The Metropolitan Museum of New York is now hoping to interact with patrons digitally. According to its website, “visitors can photograph objects in the museum and then create their own digital models.” The Met even has a guide on their website that shows people how to apply models of their art objects to a 3D printer (metmuseum.org/articles/3d-printing). More than 70 3D models from the Met’s collection are available to download for free at thingiverse.com/met/designs.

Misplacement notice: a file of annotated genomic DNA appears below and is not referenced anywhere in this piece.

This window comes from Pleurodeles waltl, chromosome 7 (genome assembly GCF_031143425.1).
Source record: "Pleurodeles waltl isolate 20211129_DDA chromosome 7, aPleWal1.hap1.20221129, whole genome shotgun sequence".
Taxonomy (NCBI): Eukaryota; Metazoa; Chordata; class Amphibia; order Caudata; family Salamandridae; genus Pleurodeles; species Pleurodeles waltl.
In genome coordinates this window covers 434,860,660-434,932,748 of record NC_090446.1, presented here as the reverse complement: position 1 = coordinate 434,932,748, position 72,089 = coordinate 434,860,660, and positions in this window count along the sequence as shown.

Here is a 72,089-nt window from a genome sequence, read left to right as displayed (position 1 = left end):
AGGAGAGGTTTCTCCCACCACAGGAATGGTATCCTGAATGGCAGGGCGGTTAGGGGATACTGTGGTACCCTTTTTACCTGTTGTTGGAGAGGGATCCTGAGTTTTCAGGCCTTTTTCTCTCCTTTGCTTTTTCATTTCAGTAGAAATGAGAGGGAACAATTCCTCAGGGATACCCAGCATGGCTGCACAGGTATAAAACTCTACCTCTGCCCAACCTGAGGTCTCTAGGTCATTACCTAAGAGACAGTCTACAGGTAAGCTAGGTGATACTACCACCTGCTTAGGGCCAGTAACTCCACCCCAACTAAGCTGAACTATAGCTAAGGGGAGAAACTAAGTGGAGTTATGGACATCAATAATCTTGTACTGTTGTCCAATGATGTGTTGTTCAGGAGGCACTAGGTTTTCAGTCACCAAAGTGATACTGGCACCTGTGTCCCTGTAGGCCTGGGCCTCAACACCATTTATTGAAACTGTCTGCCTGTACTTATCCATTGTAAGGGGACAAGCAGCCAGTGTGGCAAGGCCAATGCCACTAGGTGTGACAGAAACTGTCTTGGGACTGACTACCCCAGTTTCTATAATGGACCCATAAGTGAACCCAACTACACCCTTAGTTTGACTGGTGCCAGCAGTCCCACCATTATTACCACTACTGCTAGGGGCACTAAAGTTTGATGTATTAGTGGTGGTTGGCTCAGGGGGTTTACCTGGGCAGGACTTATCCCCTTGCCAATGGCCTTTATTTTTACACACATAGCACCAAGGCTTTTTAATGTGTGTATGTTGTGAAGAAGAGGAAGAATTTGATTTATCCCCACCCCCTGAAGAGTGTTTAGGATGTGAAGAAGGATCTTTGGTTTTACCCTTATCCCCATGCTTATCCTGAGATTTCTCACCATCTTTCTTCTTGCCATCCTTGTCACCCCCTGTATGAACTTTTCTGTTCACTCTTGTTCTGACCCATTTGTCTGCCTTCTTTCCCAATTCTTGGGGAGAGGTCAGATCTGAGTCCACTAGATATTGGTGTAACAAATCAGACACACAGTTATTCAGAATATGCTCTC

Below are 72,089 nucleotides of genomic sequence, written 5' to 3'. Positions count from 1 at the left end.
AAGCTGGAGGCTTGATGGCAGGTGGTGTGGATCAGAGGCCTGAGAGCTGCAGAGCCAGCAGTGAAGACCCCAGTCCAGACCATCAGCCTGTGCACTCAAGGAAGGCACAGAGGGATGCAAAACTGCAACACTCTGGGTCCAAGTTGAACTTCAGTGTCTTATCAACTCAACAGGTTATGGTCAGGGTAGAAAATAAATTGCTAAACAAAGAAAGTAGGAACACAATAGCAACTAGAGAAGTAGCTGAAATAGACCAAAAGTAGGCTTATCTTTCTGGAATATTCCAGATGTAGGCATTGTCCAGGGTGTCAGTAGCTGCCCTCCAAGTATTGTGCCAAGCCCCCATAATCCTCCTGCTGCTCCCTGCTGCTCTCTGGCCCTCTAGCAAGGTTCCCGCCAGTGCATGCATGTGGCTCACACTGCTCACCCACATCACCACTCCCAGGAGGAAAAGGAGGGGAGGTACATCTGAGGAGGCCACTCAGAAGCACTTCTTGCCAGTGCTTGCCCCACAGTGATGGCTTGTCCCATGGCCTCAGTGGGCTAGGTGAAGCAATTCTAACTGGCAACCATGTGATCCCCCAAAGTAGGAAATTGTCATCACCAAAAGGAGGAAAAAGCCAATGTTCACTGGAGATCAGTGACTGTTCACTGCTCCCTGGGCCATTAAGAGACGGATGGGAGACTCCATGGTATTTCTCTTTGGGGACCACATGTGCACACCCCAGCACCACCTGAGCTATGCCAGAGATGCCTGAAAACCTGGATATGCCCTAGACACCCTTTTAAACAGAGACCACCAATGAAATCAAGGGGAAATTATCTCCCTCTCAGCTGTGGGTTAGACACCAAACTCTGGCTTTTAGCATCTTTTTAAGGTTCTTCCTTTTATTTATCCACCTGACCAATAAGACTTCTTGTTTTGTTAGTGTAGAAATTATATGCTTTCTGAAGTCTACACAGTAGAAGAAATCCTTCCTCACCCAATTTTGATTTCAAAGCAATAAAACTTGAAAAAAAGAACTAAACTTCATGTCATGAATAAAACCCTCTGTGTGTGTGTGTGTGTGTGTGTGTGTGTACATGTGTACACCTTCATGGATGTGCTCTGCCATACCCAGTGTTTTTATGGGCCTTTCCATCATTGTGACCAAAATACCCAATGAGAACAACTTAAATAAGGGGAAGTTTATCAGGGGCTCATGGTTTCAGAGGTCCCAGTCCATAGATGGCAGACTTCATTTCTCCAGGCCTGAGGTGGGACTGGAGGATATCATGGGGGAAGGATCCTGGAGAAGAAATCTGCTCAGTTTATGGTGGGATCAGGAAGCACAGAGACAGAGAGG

“The gap between idea and creation  is cut drastically when the means of production live here in your local library,” says Miguez. ”It opens up possibilities and provides an onramp towards careers in 3D design and manufacturing that local corporations use and universities teach.”

As 3D printing is the way of the future, everyone is encouraged to take a class at their nearest resource center. Don’t be afraid of making mistakes, instead, imagine taking an idea from your head and seeing it in printed form. In this way, everyone is their own architect and creator!

Above and below: 3D printed architectural models. (Courtesy of Studio Hillier)